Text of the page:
Tata Open Pune ATP 250: Nagal, Manas Dhamne have their moments but bow on opening day

With Filip Krajinovic stuck an unrecoverable distance down the backline, Sumit Nagal knew a drop shot would give him a foothold in the decider. The execution wasn’t particularly sharp, but there was nothing wrong with the shot selection.

The Indian would set his lines at the crucial moment – dumping his shot into the net with an open lane staring back at him – as he went 6-4, 4-6, 6-4 to the Serb.

Usually, Nagal’s racket strings vibrated in such situations – the frame trembled at the likelihood of his anger being transmitted as an ungrounded shock wave. But on Monday on the Balewadi courts, during the opener of the Tata Open Pune ATP 250, Nagal managed to keep his composure.

The Jhajjar man had played some gritty forehands, served fairly solidly (first serve was up to 73 pc), slided acrobatically and disallowed Krajinovic to max out his seven break points. “I had more chances in the third, but he played the bigger points better,” he would diagnose himself.

Yes, yet another wildcard had bitten the dust. But Nagal fought to the end, playing the type of proactive tennis that inspires hope for a good season, let alone the quick end on opening day. He would later say his racket-breaking days were behind him. The composure helped his game.

“It (the anger) was one of my weaknesses because I would play up and down. You can fix backhands and forehands. But not what goes through the mind. I’m seeking help from an American sports psychologist,’ he would say.

India’s singles brigade is stuck in a limbo, where a wild card becomes a double-edged sword. It’s an opportunity, okay. But it’s also where they are routinely reminded and impatiently guilty about how they squandered that chance by not winning in the main draws.

Nagal would explain the dilemma. “We are lucky to have one ATP tournament. But it’s sad that we don’t have 20-25 tournaments (like in America). We know what a difference it makes when your fans cheer you on, eat your own food, have family and friends there when you play at home,” he added.

On his first match point, Krajinovic was greeted by chants of ‘Sumit, Sumit, Sumit’ from a home crowd rooting for their own player. “People make a difference,” he added.

Nagal tried to sustain his serve last year and went out with a silver lining of faith despite the loss. “Tennis is all about confidence. If I can play like that for the rest of the year, I’ll be happy,” he said.

Manas starts well; impresses Mmoh

Manas Dhamne, the other local wildcard playing on Center Court, got off to a deliberate start as he came armed with a plan not to get overwhelmed. It worked for the 15-year-old against Michael Mmoh, who later said that a “food poisoning-like feeling” made him start the game a little sick. But there was nothing to detract from Dhamne’s composed start.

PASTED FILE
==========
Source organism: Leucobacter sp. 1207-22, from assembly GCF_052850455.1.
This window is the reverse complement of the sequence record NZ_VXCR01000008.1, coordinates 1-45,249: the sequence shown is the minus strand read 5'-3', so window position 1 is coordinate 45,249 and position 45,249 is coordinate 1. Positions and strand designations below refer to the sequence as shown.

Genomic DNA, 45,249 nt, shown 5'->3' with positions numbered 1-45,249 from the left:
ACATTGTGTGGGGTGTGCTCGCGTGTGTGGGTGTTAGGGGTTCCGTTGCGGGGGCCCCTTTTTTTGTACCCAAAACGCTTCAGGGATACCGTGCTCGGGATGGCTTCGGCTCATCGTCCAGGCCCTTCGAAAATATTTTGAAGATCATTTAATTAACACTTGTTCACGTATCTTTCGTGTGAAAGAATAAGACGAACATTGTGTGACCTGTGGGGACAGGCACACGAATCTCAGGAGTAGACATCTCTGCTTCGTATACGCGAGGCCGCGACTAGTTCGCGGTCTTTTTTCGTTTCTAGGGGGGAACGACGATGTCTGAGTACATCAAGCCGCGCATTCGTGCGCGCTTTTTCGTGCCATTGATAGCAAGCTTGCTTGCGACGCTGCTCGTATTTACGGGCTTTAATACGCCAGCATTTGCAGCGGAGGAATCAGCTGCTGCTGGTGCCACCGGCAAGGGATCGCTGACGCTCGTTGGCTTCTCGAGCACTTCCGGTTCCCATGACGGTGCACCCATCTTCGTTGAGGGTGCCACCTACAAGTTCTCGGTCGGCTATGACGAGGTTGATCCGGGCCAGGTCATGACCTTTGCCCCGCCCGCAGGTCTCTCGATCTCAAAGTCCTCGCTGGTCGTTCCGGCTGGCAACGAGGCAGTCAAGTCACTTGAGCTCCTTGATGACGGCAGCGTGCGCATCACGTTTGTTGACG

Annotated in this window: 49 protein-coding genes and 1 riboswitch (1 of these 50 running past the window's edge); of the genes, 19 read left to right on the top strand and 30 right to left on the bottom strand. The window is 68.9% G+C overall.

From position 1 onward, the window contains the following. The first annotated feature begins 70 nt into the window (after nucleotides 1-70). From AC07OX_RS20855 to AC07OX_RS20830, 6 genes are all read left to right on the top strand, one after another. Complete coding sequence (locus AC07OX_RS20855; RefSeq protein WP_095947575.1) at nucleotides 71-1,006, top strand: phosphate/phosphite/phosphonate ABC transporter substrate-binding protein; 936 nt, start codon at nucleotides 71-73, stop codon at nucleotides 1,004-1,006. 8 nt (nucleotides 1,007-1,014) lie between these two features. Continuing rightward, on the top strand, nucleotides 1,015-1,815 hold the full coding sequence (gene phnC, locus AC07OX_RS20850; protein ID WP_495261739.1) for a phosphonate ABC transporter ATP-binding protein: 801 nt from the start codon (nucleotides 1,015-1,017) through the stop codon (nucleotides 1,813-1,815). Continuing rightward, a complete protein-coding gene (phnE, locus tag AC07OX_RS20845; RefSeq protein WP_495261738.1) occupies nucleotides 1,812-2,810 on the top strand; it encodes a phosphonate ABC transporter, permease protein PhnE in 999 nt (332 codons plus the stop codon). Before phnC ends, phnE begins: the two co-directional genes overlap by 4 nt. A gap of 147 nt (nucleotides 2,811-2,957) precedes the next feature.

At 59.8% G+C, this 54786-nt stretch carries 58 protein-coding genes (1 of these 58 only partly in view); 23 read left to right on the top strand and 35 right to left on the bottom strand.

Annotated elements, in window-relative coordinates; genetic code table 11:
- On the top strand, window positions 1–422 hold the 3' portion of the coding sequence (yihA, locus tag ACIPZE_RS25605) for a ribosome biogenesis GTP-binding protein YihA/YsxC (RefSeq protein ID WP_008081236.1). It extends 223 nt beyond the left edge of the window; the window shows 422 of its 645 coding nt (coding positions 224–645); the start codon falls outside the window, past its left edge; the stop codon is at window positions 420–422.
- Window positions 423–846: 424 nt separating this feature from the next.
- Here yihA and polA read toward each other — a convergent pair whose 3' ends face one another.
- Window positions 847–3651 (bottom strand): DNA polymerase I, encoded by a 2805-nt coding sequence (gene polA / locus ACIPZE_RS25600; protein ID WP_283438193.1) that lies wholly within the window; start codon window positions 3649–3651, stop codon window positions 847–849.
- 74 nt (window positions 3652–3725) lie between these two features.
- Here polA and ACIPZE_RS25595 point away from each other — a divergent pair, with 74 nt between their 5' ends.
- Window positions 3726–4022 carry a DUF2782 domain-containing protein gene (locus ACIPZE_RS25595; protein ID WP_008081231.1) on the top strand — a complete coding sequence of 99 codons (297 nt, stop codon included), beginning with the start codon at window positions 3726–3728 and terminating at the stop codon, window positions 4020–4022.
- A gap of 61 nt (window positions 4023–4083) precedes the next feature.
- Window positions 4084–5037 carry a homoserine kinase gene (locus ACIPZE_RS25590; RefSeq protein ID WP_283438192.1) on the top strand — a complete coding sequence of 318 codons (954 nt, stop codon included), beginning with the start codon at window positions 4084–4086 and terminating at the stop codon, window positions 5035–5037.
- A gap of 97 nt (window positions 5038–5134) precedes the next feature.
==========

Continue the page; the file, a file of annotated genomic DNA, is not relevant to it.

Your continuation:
The wildcard was ambitious, because that’s how it was meant to be. He started with a 15-shot exchange and finished the rally with a beautiful down-the-line forehand screamer. “I wanted to play solid on the first point, the first game and not miss,” he would say of his deliberate effort not to screw up. It shocked Mmoh a bit, although the actual points and service breaks were not met until the second as Dhamne lost 6-2, 6-4.

Mmoh would break him at 2-2, then again to take the first set. But Dhamne struck confidently, had the legs to chase the ball up the flanks and could hit deep. He didn’t seem to have much time to let his nerves run wild – they were almost nonexistent. “Next time I will try to improve key moments,” the Indian teenager added.

“He played his best tennis at the start of the game. I didn’t know what would happen. He’s quite talented for a 15-year-old,” said Mmoh. Dhamne, who came to the limelight with an Asian junior title, is training in Italy near the center of Riccardo Piatti.

Mmoh acknowledged that his physical condition made the match “interesting”. Named after Jordan, whose fan was his father, Mmoh still finds his way after graduating from juniors.

His mother donated $500 for a half-hour training spot at Nick Bollettieri Academy before he was awarded a scholarship. The seniors, however, have been a steep climb. On Monday, Dhamne would see from the other side of the court just how tough things can get even for a tennis prodigy as Mmoh quelled the nausea to take a fighting first round victory.

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